Long Strange Trip

William Brewer’s The Red Arrow is a wild ride.

the red arrow, william brewer
Jonathan Sprague

William Brewer’s debut novel, The Red Arrow, is three books in one: a portrait of the artist as a young man; a devastating send-up of the publishing industry; and, finally, a Hessian journey into the liberating potential of psychedelics.

It’s exhilarating to be a passenger on this wild ride.

The story begins with Brewer’s narrator—a struggling artist turned writer—traveling by train from Rome to Modena. There, he is to meet a character called the Physicist, a trailblazing scientist whose memoir the writer has been hired to produce in order to repay the advance on his own unwritten novel, a planned epic depicting the Great Monongahela River Chemical Spill of 1996.

Like his protagonist, Brewer was raised in West Virginia—his 2017 book of poetry, I Know Your Kind, traces the impact of the opioid epidemic on his home turf with bitter accuracy. Now a lecturer in Stanford’s English Department, he vividly depicts in the novel all the ways that one can go down the blind alley of endless research as a way to avoid the task at hand.

A series of seriocomic close encounters includes a disastrous trip to Philadelphia, where the narrator accompanies his wife-to-be, Annie, to a tech conference only to pick a fight at a sports bar with a hockey fan who accidentally spills beer on him.

“Go back to your stupid fucking team,” he tells the unwitting stranger, with predictable consequences.

The character’s personal life is almost as explosive: he loses it when he learns his father has moved a 29-volume Time-Life Library of Art, bestowed as a parting gift by his alcoholic mother, from its shelf near the living room.

Later, with masochistic self-mockery, he summons a fantasy of what it might be like to be interviewed.

“I’d lean back in,” Brewer writes in his character’s voice, “while meditating on what to do with the big new canvas stretched by my assistants, a great blank plane glowing under northerly windows, the kind of scene a photographer might like to capture for a profile in Art in America or the Times.… And those books, the journalist would ask, what’s the story with those? Those? I’d say almost sheepishly.… Those are where all of this began.”

This is what an English professor of mine used to call compensatory imagination—the desire for the perfect scenarios one never finds in life—and it’s to Brewer’s considerable credit that he satirizes such pretensions so deftly and so well.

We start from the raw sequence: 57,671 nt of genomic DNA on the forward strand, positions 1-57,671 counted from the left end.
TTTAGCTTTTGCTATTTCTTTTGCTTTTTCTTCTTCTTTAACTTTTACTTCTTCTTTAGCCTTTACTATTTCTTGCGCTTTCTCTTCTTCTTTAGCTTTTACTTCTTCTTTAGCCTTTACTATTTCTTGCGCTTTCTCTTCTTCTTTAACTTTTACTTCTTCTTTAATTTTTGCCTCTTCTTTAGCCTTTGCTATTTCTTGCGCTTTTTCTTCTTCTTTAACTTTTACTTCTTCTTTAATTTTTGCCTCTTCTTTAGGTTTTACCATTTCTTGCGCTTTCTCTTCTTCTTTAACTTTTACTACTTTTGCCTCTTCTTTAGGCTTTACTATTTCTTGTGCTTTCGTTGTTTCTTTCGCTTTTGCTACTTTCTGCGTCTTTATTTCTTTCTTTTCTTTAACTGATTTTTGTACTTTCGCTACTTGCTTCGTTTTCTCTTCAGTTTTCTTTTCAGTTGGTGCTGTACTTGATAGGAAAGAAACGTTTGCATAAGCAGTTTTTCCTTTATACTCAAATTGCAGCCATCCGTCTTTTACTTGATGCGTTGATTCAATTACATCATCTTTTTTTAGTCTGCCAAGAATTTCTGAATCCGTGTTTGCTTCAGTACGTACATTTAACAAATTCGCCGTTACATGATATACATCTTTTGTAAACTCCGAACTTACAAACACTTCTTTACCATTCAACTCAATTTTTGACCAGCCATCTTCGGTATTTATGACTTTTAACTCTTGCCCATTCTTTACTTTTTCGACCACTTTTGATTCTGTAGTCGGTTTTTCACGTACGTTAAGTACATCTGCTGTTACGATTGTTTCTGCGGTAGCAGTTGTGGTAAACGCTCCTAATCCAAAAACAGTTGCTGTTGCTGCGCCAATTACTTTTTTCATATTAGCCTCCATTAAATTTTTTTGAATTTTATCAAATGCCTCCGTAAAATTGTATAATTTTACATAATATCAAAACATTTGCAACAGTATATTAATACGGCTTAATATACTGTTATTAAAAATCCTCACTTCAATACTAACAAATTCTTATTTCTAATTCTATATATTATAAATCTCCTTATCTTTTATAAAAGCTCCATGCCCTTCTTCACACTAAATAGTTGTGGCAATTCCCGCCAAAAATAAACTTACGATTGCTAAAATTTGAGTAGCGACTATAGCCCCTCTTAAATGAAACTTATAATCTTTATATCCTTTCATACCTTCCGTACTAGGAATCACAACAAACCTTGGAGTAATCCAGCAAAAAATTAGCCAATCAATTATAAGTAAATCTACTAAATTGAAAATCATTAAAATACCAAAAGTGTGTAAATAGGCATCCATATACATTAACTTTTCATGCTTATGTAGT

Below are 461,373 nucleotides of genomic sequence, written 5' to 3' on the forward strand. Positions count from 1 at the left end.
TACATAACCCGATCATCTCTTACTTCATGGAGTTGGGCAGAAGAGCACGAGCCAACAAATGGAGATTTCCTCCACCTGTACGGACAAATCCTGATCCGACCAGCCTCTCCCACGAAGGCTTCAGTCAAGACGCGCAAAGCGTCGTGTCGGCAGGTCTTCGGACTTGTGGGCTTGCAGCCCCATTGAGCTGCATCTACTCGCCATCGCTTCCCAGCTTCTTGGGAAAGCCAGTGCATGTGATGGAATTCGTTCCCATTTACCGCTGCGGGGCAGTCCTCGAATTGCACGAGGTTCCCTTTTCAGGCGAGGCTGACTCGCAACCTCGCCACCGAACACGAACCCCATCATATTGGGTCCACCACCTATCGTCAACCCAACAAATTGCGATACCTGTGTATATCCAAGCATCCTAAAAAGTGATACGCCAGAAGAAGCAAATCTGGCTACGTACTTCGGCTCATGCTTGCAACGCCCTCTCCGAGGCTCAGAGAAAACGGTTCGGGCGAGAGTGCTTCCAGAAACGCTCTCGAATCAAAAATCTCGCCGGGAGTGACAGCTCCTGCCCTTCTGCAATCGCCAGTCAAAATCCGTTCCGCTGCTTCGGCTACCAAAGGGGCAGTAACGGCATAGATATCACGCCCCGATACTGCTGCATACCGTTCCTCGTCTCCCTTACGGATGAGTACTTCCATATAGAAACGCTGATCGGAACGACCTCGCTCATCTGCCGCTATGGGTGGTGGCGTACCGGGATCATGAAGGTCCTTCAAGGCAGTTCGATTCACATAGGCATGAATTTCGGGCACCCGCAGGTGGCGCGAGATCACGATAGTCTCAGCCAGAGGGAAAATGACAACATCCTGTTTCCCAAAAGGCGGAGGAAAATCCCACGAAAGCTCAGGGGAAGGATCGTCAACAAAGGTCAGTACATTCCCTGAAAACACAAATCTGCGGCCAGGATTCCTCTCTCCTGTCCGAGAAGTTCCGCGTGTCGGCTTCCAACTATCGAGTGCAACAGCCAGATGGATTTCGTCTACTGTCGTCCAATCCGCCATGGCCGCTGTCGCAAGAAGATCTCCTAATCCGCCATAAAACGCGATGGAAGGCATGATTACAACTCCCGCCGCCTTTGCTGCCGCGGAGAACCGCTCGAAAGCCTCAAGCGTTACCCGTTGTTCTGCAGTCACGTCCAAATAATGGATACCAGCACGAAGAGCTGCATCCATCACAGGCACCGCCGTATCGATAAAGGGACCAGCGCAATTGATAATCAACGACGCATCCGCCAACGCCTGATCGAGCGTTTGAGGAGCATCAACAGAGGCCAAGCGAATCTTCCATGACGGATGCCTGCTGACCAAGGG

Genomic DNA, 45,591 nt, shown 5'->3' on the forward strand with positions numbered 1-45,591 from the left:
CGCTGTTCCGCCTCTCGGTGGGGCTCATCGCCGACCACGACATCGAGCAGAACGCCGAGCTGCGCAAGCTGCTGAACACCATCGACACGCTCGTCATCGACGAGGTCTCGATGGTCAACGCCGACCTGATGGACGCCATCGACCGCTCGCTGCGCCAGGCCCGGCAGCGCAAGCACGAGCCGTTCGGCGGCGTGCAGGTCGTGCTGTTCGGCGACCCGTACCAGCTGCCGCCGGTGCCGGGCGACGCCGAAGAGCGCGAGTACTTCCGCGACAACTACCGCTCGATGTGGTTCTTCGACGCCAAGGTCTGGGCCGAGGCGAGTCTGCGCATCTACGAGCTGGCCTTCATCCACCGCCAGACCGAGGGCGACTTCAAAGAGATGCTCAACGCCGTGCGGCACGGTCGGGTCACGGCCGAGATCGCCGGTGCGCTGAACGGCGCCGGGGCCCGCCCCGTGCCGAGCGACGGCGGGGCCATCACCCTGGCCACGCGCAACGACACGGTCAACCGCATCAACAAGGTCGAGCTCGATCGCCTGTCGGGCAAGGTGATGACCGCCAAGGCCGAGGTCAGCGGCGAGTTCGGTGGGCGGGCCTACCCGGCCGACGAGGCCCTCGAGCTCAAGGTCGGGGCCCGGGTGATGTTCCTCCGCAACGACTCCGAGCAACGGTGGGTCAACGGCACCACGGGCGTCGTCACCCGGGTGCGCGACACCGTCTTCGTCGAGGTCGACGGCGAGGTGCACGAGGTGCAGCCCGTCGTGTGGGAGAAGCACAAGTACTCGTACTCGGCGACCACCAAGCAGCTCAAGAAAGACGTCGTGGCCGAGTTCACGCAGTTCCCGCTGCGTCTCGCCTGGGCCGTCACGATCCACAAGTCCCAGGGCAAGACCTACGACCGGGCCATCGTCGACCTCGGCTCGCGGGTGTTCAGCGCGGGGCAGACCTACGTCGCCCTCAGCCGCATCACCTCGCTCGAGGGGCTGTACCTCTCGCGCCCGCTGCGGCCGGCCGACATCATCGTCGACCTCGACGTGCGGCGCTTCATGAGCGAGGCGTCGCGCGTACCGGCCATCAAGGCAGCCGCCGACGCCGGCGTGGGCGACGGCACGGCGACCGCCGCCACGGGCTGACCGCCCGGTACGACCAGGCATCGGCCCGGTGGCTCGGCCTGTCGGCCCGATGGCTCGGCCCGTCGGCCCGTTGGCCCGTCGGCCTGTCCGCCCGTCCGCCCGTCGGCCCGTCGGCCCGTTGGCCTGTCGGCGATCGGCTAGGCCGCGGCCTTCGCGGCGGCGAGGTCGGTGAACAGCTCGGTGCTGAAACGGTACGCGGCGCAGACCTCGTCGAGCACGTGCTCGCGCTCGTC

Things take further flight after the narrator, crippled by self-doubt, suicidal ideation, and potential bankruptcy, seeks escape through psychedelics. This interest is sparked by Antony, a fatally ill friend who has read an article by Michael Pollan about doctors who administer psilocybin so terminal patients can experience “ego death” and better face their own.

Racked with guilt for not helping Antony explore this treatment, the protagonist decides it may be a solution for his own ills. In an almost Dickensian coincidence, the Santa Cruz–based literary agent who hired him for the Physicist project is also a Pollan acolyte and agrees to connect him with a guide who’s “been involved with this medicine since forever, almost all the way back to Menlo Park when it was legal.”

Reader, it cures him.

How you feel about the latter part of The Red Arrow may depend on your view of the redemptive power of mind-altering substances. The character’s up-close-and-personal encounter with the Physicist (when he is finally able to chase him down) establishes parallels between the men. The Physicist’s famous mantra—“Time is not a line with two equal directions: it is an arrow with different extremities”—serves equally well as a metaphor for Brewer’s interlocking narrative.

When his troubled narrator and Annie first make their way out West, Brewer’s prose summons Kerouac and too many other seekers to name: “we got out and smelled the winds that had blown there all the way from Asia and watched the water shift from emerald to cobalt to slate to a green more brilliant than the emerald before, and I was crazy enough to think that’s all it’d take—a quick drive across the country—to finally sever myself from my own private hell, when it turned out to be right there, waiting for us, with arms as open as the land.”

Make what you will of these adventures in cosmic consciousness—The Red Arrow may or may not be an exercise in autofiction—but the inevitable challenges and satisfactions of the road remain.•



Knopf Bookshop.org
Alta contributor Paul Wilner is a longtime journalist, poet, and critic who lives in Monterey County.
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